“I don’t want to stay,” 12-year-old Raine O’Rourke tells her mother in Sparrow Road, Edina resident Sheila O’Connor’s wonderful new novel for children. Readers will be glad that Raine sticks it out at Sparrow Road, an artists’ retreat near a small town named Comfort, a train ride away from her home in Milwaukee. “I was looking to write a book in the tradition of classic literature that would be multi-generational in its appeal like Charlotte’s Web, The Phantom Tollbooth, Alice in Wonderland, and Winnie-the-Pooh,” author O’Connor reveals. “These stories have thematic significance and important subjects that can be read on many levels.” O’Connor was born in Minneapolis, then moved to rural Minnesota with her family, and returned to Minneapolis when she was six years old. The same rural/urban dichotomy of Sparrow Road and her youth can be found in the author’s backyard. There is a pastoral quality to O’Connor’s Morningside home where she lives with her husband and their two college-age children. She writes in a backyard shed with windows looking out on trees, garden and greenery with her dog, Rollo, at her feet. “My husband and I loved the wildness about the house when we first saw it. It felt like The Secret Garden to us.” O’Connor is the author of two adult novels, Tokens of Grace and the award-winning Where No Gods Came, and a graduate of the Iowa Writers’ Workshop, where she received an MFA in poetry. At Hamline University, she is a professor of creative writing and specializes in teaching fiction. So how did she come to the world of children’s literature? “I had always wanted to write children’s books and have written picture books that are not published,” says O’Connor. “For 20 years, I taught as a poet in the schools through the COMPAS Arts for Learning program. The kids always wanted to read my books, but I told them they weren’t for children.” After teaching her final poet-in-the-school class, O’Connor began the manuscript that would become Sparrow Road in a small office that she rented for the summer before her shed was built. “I didn’t set out to write a book for children that day, but I knew that I wanted to write something like To Kill a Mockingbird that both children and adults could read,” says O’Connor. One cannot spend 10 minutes or three hours with O’Connor without talking about family. Family is at the heart of all her writing, and life. Loss is also a recurring theme in her writing, particularly “stop-time,” the desire to preserve life’s fleeting moments. She mentions that her two adult novels are about children in sometimes dire circumstances, while Sparrow Road is a novel populated by generous and self-sacrificing adults narrated by a thoughtful child. At Hamline University, O’Connor is well known for putting her students before her own writing. So when does she find the time to write? “I have a hard time writing when I’m teaching,” she explains. “In order to write fiction, I have to enter into a waking dream state, but to teach, my mind has to be taken up with conscious life. I tend to work most fully in the summer when I don’t have a lot going on and that is why I don’t have that many books. Teaching is constant invention.” When asked what children’s writers inspired her, she replies without missing a beat, “I’m a huge fan of Maud Hart Lovelace. I thought that if I could write something like Betsy-Tacy and Tib, that I would have it made. I also love Cynthia Rylant.” What she loved about Lovelace’s stories as they were read to her, and later when she read them to herself, is that they were about “ordinary children” and “ordinary adventures” that a child could imagine doing in a world where a child would want to live. The same can be said of Sparrow Road. & O’Connor’s second novel for children, Keeping Safe the Stars, will be published in fall 2012. Sparrow Road can be purchased at Wild Rumpus, Red Balloon, Barnes & Noble, and online, and can be requested through the Hennepin County Library system. Learn more about O’Connor at her website.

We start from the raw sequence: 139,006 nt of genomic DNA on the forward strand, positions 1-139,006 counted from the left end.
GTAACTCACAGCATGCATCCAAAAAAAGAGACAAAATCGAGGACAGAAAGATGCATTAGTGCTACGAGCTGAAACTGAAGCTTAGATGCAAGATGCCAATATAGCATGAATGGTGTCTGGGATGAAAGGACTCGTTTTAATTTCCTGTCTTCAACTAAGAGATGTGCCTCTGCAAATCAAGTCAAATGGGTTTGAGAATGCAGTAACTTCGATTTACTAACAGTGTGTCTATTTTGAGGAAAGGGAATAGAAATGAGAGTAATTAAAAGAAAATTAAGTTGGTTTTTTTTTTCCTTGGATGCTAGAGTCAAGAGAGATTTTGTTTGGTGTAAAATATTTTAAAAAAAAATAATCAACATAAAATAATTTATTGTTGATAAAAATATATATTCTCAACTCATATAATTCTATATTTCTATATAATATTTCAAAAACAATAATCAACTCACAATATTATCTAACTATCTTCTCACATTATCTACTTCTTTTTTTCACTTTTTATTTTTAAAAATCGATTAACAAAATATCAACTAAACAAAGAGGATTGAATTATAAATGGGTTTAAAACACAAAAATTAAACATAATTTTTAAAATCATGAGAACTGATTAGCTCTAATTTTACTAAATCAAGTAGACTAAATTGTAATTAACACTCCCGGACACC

Children's Book Author Sheila O'Connor
Acclaimed local author and professor Sheila O’Connor delves into the world of children’s literature.